Skip to main content

Transport Canada moving to rescind approval for Dartmouth Cove infill project: minister’s office


Transport Canada has begun the steps for rescinding its approval for the Dartmouth Cove infill project that has caused much back and forth between locals and officials.

In an email to CTV Atlantic News late Wednesday afternoon, the minister of transport’s office confirmed the department has started the process of rescinding approval.

In beginning this process, the department has conceded on the application for judicial review brought by the Centre for Ocean Ventures and Entrepreneurship (COVE), which is headquartered nearby the proposed infill site.

COVE recently filed the application in federal court.

The government reached out to COVE and the developer to seek their consent to stop the judicial review process, rescind the decision, and restart the consultations, read the email from the minister's office.

Under the Canadian Navigable Waters Act, Transport Canada renders decisions related to the impacts on navigation only and does not evaluate the overall use or merits of a given project.

Dartmouth Cove can be accessed by Maitland Street and a cycling and pedestrian path. It's currently used as a park space.

The email ends saying Transport Canada will continue to co-operate with the Halifax Regional Municipality (HRM) on any potential regulations they put forward.

Dartmouth-Cole Harbour MP Darren Fisher shared his approval of the decision through a letter posted to his website and social media accounts.

In the post, Fisher said he wrote a letter to the minister of transport in April, asking him to rescind approval for the project, adding he firmly believes “Transport Canada failed to meet their mandate.”

He said the infill project would have seen nearly seven acres of the cove filled in with pyritic slate from construction sites in the region.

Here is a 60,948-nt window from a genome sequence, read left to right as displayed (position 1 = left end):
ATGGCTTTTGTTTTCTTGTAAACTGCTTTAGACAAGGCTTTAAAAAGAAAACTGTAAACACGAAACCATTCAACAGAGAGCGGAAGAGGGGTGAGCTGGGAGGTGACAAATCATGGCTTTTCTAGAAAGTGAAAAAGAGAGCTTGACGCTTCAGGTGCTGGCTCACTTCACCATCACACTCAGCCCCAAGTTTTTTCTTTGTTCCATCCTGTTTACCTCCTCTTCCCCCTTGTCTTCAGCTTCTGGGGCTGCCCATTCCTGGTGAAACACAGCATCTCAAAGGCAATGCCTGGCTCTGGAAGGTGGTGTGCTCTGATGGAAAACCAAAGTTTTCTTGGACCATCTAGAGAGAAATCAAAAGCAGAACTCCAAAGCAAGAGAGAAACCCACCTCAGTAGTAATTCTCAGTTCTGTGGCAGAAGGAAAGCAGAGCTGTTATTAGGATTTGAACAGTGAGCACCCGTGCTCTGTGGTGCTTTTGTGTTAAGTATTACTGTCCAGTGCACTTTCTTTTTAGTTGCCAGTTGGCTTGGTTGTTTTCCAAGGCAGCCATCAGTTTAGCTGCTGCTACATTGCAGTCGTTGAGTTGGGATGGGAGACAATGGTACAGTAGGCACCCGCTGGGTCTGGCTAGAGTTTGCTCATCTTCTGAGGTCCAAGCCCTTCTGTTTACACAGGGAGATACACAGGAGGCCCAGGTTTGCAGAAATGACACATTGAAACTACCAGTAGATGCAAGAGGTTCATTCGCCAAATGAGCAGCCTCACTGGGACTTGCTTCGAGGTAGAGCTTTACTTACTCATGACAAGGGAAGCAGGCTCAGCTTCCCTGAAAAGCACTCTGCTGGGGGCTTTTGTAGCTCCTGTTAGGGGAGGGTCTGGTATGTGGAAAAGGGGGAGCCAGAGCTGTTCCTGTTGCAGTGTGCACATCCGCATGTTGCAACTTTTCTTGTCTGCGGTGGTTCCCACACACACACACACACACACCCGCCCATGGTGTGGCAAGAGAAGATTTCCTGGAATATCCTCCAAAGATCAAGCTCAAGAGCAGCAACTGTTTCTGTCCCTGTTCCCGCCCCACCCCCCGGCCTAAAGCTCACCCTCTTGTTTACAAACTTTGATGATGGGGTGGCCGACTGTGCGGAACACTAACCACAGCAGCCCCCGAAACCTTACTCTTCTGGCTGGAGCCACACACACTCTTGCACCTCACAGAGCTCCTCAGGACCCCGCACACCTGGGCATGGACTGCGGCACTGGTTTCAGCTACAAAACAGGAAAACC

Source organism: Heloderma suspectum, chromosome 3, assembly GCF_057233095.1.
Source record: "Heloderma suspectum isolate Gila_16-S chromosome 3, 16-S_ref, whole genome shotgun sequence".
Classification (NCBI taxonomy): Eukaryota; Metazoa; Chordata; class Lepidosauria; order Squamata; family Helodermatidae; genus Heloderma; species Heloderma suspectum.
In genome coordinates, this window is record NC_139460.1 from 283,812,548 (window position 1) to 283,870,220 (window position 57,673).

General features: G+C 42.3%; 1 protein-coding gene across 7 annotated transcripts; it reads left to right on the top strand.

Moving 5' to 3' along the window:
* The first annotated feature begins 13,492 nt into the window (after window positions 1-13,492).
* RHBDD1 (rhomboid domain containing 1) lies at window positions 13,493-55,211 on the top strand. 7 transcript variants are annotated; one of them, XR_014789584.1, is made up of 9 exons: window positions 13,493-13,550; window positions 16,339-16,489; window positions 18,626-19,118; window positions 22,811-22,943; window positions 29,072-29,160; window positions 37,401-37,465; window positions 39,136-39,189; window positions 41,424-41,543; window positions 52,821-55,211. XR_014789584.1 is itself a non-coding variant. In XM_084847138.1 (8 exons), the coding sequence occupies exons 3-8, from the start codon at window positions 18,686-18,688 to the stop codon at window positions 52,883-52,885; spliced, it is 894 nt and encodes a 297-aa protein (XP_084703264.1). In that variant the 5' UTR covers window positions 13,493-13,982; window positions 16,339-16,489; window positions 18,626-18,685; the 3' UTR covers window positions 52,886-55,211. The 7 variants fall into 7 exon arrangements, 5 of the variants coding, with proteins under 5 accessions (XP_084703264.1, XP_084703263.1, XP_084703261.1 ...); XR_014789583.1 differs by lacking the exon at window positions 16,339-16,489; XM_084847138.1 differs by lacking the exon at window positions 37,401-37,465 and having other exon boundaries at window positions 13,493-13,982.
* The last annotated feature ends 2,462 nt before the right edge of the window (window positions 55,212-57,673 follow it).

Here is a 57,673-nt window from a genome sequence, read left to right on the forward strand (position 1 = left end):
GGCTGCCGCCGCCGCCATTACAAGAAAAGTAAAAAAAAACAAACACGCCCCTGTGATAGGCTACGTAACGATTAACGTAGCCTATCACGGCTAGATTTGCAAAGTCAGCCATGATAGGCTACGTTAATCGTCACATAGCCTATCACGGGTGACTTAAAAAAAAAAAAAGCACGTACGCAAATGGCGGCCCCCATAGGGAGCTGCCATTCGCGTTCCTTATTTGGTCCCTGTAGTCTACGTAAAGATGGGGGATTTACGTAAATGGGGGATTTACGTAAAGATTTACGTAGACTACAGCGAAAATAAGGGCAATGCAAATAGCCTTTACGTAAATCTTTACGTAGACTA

"I spoke with the minister and learned that on Friday, Transport Canada began the process to rescind their approval, resetting the clock on their consultation process," read the letter. "This is a win for our community, but Dartmouth Cove isn’t protected, yet."

The transport minister's office said the HRM has an opportunity to introduce a municipal bylaw concerning infills, similar to what was done with the Northwest Arm.

Fisher agrees that is the best way to protect the Dartmouth Cove from unnecessary infill projects now and in the future.

Dartmouth Cove is pictured. (Paul Hollingsworth/CTV Atlantic)

In April, Transport Canada gave approval for Atlantic Road Construction and Paving to dump approximately 100,000 cubic metres of pyritic slate into the cove, angering many locals in the area.

However, the infill proposal by Atlantic Road Construction and Paving still required approval from the federal Department of Fisheries and Oceans (DFO) before infilling could be considered.

The DFO confirmed to CTV News last week they informed the road construction company more time was needed for public consultation and extended its review time.

For more Nova Scotia news visit our dedicated provincial page.


This is a corrected story. The previous version of this story did not clearly convey the Minister of Transport’s statement and mistakenly attributed some information to that office. We regret the error. Top Stories

Do you need a lawyer when making a will in Canada?

Many people believe that creating a will requires the services of a lawyer, but this isn't always the case. In his personal finance column for, Christopher Liew explains a lawyer's role when crafting your last will and testament.


BREAKING U.S. Secret Service director resigns after Trump assassination attempt

The director of the Secret Service is stepping down from her job, according to an email she sent to staff, following the assassination attempt against former U.S. president Donald Trump that unleashed intensifying outcry about how the agency tasked with protecting current and former presidents could fail in its core mission.

Stay Connected